Reading Cello Music as a Bass Guitarist

Reading Cello Music as a Bass Guitarist

Everything written below applies to Suite 1-5, the 6th Suite is a totally different thing. I’ll write another article about that one when I get to it.

There’s lots of debate about how to read the Cello Suites sheet music to perform them on Bass Guitar, should we play them as written? Should we transpose them, or maybe use different tunings?

It seems that there is no ‘right’ way to do this. The Cello Suites were written for Cello, not for Bass, if there was a ‘right’ way, it would at least involve a Cello, right?

In this article I’ll try to explain the arguments for transposing. I may write an article about alternative tunings later.

First thing to clear out is that the Bass is a transposing instrument.

Transposing instruments

A transposing instrument is a musical instrument whose music is recorded in staff notation at a pitch different from the pitch that actually sounds (concert pitch). A written middle C on a transposing instrument produces a pitch other than middle C, and that pitch identifies the interval of transposition when describing the instrument. For example, a written C on a B♭ clarinet sounds a concert B♭.


In other words, if a transposing instrument plays a piece of written music, it will play different notes than a pianist would play.

If you ever tried to use the same score as a saxophonist, you know this. A C for them is a B♭ (or E♭ if it’s an alto or baritone) for us.

Here is a list of transposing instruments:

The Cello isn’t a Transposing Instrument

When a Cello reads a middle C, and plays that middle C, it sounds like the middle C.

Cello parts are written in Concert Pitch.

Nothing left to say about this, moving on.

Bass Guitar is a Transposing Instrument

The transposing interval is an octave down, C4 sounds C3. So if we play a part written in Concert Pitch, we are playing an octave lower as intended.

Reading Concert Pitch

When we read a part written for bass, this octave is allready taken care of by the author of the score. However, if we want to play a piece written in Concert Pitch (as Cello parts are), we have to transpose an octave up. Unless we intend to play it an octave lower of course.

So when we read E2 - normally our open E string - we should play the E 3d string, 2nd fret.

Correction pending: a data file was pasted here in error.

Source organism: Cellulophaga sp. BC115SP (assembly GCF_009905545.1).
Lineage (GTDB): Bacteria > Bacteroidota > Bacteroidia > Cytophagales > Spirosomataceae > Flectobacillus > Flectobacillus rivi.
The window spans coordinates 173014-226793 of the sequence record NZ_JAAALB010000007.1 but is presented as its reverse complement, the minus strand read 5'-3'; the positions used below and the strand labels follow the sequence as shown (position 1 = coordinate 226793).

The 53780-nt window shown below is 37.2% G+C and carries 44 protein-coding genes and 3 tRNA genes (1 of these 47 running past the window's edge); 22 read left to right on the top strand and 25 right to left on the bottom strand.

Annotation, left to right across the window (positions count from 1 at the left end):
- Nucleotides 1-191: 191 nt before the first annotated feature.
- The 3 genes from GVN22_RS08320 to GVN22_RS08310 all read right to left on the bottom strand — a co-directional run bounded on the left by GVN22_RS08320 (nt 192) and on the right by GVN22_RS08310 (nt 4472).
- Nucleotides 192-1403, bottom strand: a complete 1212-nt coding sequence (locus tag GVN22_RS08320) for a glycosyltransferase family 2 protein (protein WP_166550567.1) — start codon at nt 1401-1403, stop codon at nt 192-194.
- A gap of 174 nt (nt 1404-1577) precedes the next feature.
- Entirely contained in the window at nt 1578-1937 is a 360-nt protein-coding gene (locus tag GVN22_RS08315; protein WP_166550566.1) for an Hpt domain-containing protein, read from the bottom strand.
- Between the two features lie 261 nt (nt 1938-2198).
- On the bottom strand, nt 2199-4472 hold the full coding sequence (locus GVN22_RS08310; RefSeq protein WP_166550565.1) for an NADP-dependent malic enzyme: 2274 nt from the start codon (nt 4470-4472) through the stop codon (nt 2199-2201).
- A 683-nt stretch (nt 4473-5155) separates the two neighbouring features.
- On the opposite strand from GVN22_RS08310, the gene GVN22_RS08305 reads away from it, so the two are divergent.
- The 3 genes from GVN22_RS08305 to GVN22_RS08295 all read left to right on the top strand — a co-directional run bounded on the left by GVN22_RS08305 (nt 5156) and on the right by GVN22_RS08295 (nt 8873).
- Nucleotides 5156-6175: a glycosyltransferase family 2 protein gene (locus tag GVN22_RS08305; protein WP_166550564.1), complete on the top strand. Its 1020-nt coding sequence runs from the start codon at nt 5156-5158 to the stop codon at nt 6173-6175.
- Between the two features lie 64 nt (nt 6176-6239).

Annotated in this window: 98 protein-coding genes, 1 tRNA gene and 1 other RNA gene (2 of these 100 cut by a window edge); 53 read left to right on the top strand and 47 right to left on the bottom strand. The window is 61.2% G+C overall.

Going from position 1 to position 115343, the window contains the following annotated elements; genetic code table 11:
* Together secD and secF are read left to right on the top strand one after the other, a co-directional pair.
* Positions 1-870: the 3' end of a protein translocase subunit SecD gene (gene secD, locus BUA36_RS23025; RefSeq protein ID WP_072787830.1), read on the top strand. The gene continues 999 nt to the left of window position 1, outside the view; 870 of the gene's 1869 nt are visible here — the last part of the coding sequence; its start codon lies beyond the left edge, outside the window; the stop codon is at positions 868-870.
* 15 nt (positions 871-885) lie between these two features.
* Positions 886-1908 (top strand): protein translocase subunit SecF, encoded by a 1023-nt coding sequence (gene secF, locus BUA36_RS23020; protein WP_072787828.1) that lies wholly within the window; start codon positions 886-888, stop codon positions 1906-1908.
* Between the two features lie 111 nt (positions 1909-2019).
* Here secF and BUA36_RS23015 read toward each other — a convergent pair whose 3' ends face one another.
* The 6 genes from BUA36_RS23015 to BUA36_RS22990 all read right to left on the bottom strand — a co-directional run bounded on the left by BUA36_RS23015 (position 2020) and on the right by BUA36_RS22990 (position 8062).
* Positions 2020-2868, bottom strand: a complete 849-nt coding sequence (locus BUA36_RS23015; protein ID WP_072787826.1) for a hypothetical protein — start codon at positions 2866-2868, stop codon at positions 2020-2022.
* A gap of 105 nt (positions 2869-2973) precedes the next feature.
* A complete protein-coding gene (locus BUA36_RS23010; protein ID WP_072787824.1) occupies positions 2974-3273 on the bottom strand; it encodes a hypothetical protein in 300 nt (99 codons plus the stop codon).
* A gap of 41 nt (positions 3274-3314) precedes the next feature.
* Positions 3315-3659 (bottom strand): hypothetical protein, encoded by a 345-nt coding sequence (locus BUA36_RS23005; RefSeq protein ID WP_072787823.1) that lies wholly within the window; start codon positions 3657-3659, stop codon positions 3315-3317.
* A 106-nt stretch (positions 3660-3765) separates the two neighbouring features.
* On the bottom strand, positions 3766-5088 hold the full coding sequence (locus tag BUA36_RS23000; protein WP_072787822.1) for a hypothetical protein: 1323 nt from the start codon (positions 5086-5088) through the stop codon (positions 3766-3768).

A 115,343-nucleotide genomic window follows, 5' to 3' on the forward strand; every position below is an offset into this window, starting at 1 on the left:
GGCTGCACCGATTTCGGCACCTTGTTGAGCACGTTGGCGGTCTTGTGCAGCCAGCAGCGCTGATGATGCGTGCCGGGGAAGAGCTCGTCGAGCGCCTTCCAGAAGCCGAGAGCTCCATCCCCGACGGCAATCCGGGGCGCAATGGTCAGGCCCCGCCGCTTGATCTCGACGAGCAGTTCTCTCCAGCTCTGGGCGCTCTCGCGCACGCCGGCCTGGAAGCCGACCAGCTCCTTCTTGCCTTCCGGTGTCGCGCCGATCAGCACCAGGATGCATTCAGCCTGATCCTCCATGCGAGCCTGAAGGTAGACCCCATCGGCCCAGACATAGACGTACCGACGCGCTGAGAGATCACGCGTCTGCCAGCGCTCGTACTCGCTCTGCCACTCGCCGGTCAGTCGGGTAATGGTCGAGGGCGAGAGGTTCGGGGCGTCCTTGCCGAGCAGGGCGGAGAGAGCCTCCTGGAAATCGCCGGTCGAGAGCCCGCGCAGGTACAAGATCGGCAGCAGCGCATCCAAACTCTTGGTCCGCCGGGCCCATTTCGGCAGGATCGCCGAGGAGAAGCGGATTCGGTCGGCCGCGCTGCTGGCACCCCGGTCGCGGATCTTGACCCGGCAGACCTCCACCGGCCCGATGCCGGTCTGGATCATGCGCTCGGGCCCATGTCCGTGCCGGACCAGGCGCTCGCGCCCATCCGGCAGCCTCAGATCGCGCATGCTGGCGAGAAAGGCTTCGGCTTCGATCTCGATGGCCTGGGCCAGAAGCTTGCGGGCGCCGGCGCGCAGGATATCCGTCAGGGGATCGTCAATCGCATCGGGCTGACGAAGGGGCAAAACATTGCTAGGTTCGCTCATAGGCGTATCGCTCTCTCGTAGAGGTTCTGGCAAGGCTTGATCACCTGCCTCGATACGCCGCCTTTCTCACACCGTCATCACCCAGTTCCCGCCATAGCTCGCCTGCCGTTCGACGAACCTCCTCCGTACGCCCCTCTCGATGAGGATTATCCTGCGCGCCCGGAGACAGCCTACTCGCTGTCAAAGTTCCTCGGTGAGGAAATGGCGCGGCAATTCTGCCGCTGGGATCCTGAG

Cello and Bass Range

The Cello has quite a range, from C2 to C6, the highest note in the Cello Suites is A4. Which occurs just once, most movements don’t go higher than G4.

Cello Range used in the Cello Suites

Range of notes in Bach's Cello Suites

Cello Range used in the Bach’s Cello Suites, C2-G4 (A single exception to A4).

Bass Guitar Range

The Range of (a 21 fret) goes from E1 to E4, a 24 fret bass guitar goes up to G4. As you can see below, that range is definitely large enough to fit the range of Cello Suites, and we can go a minor 6th lower.

21 fret Bass Guitar range E1-E4

21 fret Bass Guitar range E1-E4 in Concert Pitch

See how low our low E in concert pitch really is?

This range difference poses a few problems if we want to transpose to the original pitch.

First of all, unless we have 24 frets, we can’t reach the high notes. And even with 24 frets, the highest A4 can’t be reached. The only options to play all movements at the original intended pitch is with an alternative tuning, or a 5 or 6 string.

Secondly, writing the sheet music for bass makes it really hard to read, since all the higher notes will be way above the staff.

Other keys

To fix the range issue, I added transpositions to other keys. I think the sweet spot is to transpose down a fourth. This brings the music perfectly within any basses range, while making the transposed notes readable.

I left the score for the original key in Concert Pitch.

Too long, didn’t read?

Don’t worry, all you need to know is that when you see ‘Concert Pitch’, you’ll have to play everything an octave higher. If you are confused, check the tabs to be sure.